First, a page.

I can’t wait for the full interview with marathoners Paula Radcliffe and Kara Goucher to come out. But for now, I’ll take this snippit.
As someone who has been pregnant and lives with a crazy marathon-running/training freak, I am in complete awe of these women. The professional, psychological, and emotional pressure to continue to run is in complete juxtaposition to not only society’s ideas about how much women should or should not exercise while pregnant (you are always doing too little or too much, of course) but also their own bodies. I recognize that they have the ability to train throughout their pregnancy because of their access to specialists, equipment, etc. (I mean, Goucher references using the Alter-G treadmill, which the magazine has to explain since you and I have no clue what the hell that means). But still. Damn.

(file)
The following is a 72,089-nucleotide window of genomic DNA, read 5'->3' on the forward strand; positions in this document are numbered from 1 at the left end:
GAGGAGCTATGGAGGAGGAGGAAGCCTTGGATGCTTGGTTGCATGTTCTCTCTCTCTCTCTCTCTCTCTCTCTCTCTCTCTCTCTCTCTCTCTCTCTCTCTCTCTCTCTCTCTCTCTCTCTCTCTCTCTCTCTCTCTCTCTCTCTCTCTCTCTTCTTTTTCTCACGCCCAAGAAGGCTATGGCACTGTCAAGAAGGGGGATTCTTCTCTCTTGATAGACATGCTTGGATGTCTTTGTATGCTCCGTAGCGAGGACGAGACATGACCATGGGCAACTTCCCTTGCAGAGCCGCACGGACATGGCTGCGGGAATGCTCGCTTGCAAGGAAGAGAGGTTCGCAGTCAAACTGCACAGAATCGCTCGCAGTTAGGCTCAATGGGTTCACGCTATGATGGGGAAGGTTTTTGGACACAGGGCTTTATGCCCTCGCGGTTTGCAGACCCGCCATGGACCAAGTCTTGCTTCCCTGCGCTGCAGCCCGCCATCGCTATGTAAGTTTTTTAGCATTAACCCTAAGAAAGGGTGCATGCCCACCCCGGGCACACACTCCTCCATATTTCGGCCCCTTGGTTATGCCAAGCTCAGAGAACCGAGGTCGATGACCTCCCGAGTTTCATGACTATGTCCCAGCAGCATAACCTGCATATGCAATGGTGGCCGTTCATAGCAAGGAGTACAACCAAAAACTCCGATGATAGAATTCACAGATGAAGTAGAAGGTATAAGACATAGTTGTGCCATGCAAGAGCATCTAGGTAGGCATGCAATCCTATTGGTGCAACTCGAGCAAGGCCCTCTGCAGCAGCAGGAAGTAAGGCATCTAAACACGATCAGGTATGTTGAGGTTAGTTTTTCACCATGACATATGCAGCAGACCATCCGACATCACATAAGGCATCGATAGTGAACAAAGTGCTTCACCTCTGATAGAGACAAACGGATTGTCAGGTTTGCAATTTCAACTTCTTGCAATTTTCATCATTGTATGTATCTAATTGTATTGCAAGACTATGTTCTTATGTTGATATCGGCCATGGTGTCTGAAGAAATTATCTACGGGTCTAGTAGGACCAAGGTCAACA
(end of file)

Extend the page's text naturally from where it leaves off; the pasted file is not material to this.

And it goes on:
Beyond that, I appreciate Radcliffe because of her post-pregnancy story with her first child (who is now three). As someone who has worked to get back to a comparable level of physical activity post-baby to what it was pre-baby and is still struggling with that goal, I was overjoyed when Paula Radcliffe won the New York marathon 10 months after giving birth. There was all this discussion over whether she should have come back that quickly. Was it ok? It was stupid chatter. But people love, love, love to police pregnant bodies and judge mothers for their decisions. And she basically gave them a gigantic middle finger.